Eco Notepad

Central banks’ announcements and market inflation expectations

Published on 7 March 2023

Post n°307. This post investigates how monetary policy announcements in the US and the euro area have affected inflation expectations since 2021. We show that a 100bp surprise increase in 2-year rates translated into a 30-50bp drop in medium-term inflation expectations. Central banks’ effective communication was the main factor influencing inflation expectations around these announcements.

Image Figure 1: Response of inflation expectations to a 100bp monetary policy surprises in 2021-2023 Source: Bloomberg and authors calculations
Figure 1: Response of inflation expectations to a 100bp monetary policy surprises in 2021-2023 Source: Bloomberg and authors calculations
Note: Inflation expectations based on ILS for EA and breakevens for the US.
Blue dots: response of implied future inflation expectations in percentage points at horizon specified to a 100 bp monetary policy surprise. Dotted gray line: 95% confidence intervals.

Monetary policy has responded decisively to the surge in inflation in the United States (US) and the euro area (EA). In less than a year, the Fed has increased policy interest rates 8 times (450 basis points (bp) in total) and the ECB has increased 5 times (300 bp in total) in addition to exiting from unconventional monetary measures. One channel through which monetary policy works is to influence inflation expectations. In this post we describe how the ECB and Fed’s policy announcements between 2021 and 2023 affected markets’ inflation expectations at different horizons.

Monetary policy surprises following ECB and Fed announcements

Central banks announce their policy decisions at regularly scheduled meetings. Market participants have their own expectations about forthcoming policy decisions, based on their interpretation of the state of the economy and their understanding of the central bank’s reaction function. These expectations are reflected in the overnight indexed swaps (OIS) at different horizons, which are contracts where two counterparties exchange fixed and floating interest rate payments.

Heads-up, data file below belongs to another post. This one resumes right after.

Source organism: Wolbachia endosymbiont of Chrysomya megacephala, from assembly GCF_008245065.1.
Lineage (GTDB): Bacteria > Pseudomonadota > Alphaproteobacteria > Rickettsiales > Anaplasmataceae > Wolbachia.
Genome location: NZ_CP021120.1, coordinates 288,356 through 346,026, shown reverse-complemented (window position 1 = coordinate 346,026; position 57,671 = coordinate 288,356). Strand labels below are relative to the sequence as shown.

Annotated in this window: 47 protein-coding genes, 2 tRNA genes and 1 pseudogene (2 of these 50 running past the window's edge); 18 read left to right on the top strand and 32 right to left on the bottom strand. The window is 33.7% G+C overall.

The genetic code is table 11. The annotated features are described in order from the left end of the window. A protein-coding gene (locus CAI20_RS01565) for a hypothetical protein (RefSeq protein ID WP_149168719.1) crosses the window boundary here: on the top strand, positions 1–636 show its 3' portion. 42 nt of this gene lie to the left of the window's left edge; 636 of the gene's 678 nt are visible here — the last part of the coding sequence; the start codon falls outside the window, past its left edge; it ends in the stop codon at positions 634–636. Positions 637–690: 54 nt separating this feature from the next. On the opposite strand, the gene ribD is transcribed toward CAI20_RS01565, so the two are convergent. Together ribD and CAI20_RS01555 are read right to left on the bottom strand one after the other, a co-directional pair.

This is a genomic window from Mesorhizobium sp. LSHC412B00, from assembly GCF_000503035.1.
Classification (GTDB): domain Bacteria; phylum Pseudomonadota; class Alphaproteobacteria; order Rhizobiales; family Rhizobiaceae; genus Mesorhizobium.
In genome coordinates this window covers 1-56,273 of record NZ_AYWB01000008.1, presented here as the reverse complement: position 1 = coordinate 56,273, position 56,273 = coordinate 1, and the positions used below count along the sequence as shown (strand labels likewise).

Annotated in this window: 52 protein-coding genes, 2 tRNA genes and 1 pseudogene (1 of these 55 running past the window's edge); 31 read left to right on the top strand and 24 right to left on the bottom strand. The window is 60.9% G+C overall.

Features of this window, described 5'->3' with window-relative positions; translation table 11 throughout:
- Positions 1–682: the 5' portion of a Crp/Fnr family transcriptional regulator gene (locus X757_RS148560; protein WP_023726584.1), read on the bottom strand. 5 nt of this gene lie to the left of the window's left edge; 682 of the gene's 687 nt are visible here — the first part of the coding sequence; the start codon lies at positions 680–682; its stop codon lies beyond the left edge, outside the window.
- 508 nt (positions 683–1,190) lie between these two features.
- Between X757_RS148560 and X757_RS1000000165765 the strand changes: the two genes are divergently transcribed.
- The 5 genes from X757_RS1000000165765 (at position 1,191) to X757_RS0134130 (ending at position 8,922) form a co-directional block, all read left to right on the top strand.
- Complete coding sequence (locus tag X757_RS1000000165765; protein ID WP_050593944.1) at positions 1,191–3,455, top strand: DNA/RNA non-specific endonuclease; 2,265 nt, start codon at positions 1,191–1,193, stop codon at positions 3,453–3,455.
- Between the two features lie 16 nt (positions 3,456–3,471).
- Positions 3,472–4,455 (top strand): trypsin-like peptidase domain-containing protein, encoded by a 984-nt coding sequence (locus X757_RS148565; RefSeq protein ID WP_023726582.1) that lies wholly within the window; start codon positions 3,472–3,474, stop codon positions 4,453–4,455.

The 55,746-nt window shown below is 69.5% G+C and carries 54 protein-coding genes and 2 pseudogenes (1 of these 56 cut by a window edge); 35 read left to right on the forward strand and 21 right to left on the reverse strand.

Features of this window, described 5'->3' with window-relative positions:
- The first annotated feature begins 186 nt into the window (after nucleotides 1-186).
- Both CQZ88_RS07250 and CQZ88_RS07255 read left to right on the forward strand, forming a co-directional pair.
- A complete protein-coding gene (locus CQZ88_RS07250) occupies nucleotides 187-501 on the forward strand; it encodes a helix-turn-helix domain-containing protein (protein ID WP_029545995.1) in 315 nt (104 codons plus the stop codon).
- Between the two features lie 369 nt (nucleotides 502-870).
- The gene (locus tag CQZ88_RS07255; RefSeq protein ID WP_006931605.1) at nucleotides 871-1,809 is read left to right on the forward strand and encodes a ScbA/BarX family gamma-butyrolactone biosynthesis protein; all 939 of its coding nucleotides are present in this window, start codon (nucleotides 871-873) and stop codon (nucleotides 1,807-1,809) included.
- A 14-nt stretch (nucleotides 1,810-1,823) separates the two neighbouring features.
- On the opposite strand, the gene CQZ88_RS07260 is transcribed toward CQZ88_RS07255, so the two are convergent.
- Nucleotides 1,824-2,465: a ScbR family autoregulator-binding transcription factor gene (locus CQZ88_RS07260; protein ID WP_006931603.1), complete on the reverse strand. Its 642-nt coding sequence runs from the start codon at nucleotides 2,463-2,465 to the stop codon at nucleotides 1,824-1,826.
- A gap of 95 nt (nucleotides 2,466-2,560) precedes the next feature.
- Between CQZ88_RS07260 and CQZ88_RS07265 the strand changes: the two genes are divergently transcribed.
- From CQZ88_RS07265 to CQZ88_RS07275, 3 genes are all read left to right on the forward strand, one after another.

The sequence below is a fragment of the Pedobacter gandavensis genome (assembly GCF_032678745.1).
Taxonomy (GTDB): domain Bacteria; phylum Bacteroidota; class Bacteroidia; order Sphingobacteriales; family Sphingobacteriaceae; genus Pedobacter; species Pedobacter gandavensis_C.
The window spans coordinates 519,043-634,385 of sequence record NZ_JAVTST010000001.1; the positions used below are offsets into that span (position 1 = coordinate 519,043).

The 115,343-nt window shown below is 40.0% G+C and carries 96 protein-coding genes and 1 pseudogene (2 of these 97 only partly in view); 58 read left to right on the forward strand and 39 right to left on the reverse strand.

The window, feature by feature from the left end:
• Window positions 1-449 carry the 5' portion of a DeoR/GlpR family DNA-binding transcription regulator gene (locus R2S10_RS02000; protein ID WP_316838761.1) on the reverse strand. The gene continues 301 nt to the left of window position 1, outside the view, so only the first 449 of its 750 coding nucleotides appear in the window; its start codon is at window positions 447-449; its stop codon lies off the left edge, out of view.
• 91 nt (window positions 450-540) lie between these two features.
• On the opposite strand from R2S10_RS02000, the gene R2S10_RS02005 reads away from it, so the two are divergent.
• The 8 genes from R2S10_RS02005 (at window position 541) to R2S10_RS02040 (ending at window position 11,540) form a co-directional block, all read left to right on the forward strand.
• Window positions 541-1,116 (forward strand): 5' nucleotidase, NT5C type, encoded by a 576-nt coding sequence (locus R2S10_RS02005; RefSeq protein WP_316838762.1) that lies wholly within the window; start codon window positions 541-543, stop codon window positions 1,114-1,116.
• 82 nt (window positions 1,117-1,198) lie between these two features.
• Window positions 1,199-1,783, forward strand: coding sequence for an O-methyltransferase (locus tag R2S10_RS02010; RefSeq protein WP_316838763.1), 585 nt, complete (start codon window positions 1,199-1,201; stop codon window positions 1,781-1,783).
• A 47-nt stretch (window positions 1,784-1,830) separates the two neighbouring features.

If the policy decision and communication correspond to what was expected, the resulting change in the OIS yield curve should be minimal. To the extent that the policy announcement differs from expectations, financial markets can be “surprised”. Therefore, we measure the monetary policy surprise through the daily change in the 2-year OIS rates before and after the announcement. We use 2-year rates in order to cover both current and expected future policy changes.

We note that interest rate increases are not always perceived as tightening surprises by financial markets. For instance, the ECB decision to increase rates in October 2022 was actually perceived as a “dovish” surprise. While the 75bp rate increase was already priced in, the press conference was perceived as “dovish” and expectations of future rate increases were revised downwards, thus corresponding to a decrease in the 2-year OIS rate. The same happened after the Fed’s decision to increase its Fed funds rate by a widely expected 75 bp in June 2022. Its communication at the time about the future path of policy rate was more dovish than expected, thus leading to a dovish surprise.

Like other researchers, we use “surprises” to establish causality from monetary policy to inflation expectations (and not the reverse) but it should always be borne in mind that it is actual rate changes (and expectations of future changes) that influence inflation expectations overall (and ultimately output and inflation.)

Monetary policy surprises significantly affect market inflation expectations